Mergers and acquisitions

NYC-based education reform group folds into Stand For Children

John Legend Talks About Stand for Children from Stand for Children on Vimeo.

With both of its founders off the education stage, the Education Equality Project gracefully closed its doors this week when its remaining board members joined Stand for Children, a national school reform advocacy group.

Board members announced the news in a press release today, although insiders said the partnership was considered a done deal for several months. EEP has been without a staff since December and has been looking for suitors to meet its lofty national ambitions ever since.

By tapping into EEP, Stand For Children will gain three board members — including Grammy Award-winning R&B singer John Legend — and access to a powerful and diverse Rolodex of influential people who could help it establish beachheads in more states.

Unlike some reform groups that frequently challenge teachers unions, Stand For Children, founded in 1996 in Oregon, has prided itself on generating local support and collaborating with unions as it promotes legislative change. That reputation was challenged this summer after the group was revealed to have lobbied aggressively against Illinois teacher unions to get a reform bill passed.

Jonah Edelman, Stand For Children’s founder and CEO, said today that the new partnership with EEP would help the groups extend their influence in more states, particularly southern states where the influence of reform groups has been less strong.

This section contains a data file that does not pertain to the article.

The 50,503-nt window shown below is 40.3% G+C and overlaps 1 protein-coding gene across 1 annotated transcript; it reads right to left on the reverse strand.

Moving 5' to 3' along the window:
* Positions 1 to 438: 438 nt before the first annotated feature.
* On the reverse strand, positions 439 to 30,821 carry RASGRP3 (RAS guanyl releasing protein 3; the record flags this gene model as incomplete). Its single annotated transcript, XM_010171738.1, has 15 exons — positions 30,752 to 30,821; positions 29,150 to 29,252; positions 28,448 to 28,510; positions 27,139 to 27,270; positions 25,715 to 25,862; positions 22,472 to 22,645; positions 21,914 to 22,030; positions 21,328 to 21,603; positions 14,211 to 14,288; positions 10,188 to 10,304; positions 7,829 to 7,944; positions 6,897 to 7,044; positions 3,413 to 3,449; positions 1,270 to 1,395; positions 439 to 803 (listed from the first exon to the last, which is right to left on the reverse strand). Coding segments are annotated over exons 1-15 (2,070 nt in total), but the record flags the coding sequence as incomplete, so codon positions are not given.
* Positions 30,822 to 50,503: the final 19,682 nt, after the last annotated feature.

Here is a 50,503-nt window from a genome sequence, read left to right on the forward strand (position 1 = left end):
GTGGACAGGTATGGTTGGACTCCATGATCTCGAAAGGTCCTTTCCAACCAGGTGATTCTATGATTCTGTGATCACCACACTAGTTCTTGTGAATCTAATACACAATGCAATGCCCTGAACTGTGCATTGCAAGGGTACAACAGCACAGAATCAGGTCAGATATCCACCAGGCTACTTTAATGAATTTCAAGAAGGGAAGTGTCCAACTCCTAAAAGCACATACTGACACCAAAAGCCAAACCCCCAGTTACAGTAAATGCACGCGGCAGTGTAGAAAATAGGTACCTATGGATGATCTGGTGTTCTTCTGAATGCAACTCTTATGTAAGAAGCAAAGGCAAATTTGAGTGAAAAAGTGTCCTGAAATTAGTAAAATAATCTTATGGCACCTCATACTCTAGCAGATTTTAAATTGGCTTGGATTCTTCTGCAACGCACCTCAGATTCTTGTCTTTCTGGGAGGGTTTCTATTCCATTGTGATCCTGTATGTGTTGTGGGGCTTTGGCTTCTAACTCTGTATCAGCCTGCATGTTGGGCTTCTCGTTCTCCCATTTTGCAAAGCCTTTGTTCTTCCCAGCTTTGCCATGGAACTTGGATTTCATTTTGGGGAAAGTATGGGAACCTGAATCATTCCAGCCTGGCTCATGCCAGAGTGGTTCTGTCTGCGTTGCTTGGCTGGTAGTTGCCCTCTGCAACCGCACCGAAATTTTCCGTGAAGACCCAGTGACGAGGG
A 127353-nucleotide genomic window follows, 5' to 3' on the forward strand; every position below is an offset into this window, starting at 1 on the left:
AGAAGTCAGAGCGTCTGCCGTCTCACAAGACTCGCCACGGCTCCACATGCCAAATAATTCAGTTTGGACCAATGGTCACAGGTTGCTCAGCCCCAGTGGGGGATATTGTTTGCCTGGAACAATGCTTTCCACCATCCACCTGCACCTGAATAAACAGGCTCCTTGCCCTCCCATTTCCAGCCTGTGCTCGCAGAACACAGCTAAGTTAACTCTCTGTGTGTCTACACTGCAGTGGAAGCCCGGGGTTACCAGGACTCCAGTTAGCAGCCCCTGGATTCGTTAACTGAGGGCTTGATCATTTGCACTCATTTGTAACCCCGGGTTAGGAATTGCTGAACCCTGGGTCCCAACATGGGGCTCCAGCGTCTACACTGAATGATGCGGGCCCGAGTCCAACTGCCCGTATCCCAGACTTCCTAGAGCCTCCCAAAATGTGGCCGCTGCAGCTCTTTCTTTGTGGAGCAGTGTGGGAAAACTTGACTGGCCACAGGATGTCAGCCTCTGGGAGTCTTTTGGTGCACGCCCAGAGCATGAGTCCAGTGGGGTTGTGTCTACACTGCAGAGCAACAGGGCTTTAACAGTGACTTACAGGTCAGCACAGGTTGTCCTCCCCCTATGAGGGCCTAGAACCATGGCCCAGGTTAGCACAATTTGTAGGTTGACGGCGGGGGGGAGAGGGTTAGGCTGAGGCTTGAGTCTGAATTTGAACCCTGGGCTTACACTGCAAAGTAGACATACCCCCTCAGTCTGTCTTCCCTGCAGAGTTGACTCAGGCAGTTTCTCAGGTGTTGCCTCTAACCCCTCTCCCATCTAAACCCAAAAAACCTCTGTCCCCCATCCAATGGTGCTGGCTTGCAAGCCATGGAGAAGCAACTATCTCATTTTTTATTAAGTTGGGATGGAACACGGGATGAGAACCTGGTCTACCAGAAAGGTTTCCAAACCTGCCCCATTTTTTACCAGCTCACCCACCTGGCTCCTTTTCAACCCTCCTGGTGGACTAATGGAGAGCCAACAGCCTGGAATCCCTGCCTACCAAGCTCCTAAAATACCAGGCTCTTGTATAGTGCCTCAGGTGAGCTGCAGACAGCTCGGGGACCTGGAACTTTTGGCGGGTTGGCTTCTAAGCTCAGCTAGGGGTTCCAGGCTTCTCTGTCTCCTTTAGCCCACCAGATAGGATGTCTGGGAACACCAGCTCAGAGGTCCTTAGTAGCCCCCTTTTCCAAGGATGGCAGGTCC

“Together, we’re positioned to shape the national debate on public education while building powerful statewide organizations across the country that will make a profound impact for students, from the state capitol to the classroom,” Edelman said in a statement.

EEP had national ambitions when former New York City Chancellor Joel Klein and the Rev. Al Sharpton forged a partnership in 2008 to close the racial gap in student achievement. The group immediately assembled a powerful advisory board and quickly collected hundreds of signatures of support from education officials and advocates from around the country.

But the field of states-based national organizations — such as Democrats for Education Reform, Stand for Children, and 50 Can —was growing crowded, and EEP failed to gain traction. Last year, the Klein-Sharpton partnership dissolved when Sharpton left the board. After that, the coalition’s spirit as a bridge-builder also dissipated.